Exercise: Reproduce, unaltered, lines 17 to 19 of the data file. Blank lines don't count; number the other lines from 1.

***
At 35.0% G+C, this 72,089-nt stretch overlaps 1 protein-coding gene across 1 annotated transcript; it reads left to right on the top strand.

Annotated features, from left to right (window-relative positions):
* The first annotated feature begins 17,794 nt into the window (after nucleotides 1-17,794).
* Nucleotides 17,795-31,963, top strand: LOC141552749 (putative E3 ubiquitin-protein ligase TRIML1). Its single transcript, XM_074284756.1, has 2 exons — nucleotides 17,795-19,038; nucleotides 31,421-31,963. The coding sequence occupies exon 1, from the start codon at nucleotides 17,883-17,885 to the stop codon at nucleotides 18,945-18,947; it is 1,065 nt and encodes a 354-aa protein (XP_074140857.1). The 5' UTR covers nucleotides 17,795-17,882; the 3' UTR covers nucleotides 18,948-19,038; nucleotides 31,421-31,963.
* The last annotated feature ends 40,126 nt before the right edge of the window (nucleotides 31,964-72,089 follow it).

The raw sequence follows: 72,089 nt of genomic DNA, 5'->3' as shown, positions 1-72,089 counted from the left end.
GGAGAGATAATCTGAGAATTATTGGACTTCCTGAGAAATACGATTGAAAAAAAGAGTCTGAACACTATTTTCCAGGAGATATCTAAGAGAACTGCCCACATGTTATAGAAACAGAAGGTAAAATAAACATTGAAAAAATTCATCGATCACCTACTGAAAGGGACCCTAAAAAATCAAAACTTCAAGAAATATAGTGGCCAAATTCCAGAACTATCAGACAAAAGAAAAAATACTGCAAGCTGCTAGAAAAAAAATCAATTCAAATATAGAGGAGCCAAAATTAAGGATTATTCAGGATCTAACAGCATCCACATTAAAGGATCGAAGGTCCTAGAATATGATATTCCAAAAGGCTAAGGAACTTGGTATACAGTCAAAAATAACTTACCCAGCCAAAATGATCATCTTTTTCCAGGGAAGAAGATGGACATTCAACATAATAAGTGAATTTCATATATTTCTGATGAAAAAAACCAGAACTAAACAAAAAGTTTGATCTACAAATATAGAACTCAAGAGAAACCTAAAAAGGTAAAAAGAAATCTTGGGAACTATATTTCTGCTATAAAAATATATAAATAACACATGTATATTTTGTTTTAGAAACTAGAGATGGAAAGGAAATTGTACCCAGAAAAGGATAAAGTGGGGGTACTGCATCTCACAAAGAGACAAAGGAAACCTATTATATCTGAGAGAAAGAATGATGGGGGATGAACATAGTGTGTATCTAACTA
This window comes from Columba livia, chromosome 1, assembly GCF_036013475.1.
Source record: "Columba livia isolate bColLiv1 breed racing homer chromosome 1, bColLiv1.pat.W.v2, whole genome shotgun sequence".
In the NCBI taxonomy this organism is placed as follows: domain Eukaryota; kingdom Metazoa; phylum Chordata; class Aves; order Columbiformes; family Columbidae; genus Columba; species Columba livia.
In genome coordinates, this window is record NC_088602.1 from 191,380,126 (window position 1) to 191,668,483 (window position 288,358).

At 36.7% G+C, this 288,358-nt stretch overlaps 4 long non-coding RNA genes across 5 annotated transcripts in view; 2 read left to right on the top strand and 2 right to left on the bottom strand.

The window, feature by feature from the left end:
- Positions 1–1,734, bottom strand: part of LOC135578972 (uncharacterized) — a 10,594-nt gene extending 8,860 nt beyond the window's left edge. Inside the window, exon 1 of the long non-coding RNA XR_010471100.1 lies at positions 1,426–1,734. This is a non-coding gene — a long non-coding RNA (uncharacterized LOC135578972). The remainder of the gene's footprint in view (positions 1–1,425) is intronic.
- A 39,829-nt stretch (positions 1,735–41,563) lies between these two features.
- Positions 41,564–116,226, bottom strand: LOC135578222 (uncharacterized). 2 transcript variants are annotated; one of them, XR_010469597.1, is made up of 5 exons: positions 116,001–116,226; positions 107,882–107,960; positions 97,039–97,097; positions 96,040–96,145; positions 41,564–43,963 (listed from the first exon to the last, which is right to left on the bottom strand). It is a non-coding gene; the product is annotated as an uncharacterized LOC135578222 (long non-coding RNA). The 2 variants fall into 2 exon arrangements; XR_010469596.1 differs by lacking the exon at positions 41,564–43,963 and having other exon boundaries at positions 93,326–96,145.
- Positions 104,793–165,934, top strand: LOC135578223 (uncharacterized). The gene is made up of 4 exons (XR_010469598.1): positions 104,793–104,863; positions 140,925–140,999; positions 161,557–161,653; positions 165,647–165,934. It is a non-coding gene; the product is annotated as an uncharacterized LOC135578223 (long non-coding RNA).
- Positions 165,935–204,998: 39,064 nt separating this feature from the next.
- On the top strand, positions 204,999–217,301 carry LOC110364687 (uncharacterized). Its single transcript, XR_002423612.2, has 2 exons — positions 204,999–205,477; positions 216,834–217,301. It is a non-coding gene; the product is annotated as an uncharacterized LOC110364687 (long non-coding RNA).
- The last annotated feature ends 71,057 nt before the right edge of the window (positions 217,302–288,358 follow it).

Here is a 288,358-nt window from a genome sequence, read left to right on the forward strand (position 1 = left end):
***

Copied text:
- Positions 104,793–165,934, top strand: LOC135578223 (uncharacterized). The gene is made up of 4 exons (XR_010469598.1): positions 104,793–104,863; positions 140,925–140,999; positions 161,557–161,653; positions 165,647–165,934. It is a non-coding gene; the product is annotated as an uncharacterized LOC135578223 (long non-coding RNA).
- Positions 165,935–204,998: 39,064 nt separating this feature from the next.
- On the top strand, positions 204,999–217,301 carry LOC110364687 (uncharacterized). Its single transcript, XR_002423612.2, has 2 exons — positions 204,999–205,477; positions 216,834–217,301. It is a non-coding gene; the product is annotated as an uncharacterized LOC110364687 (long non-coding RNA).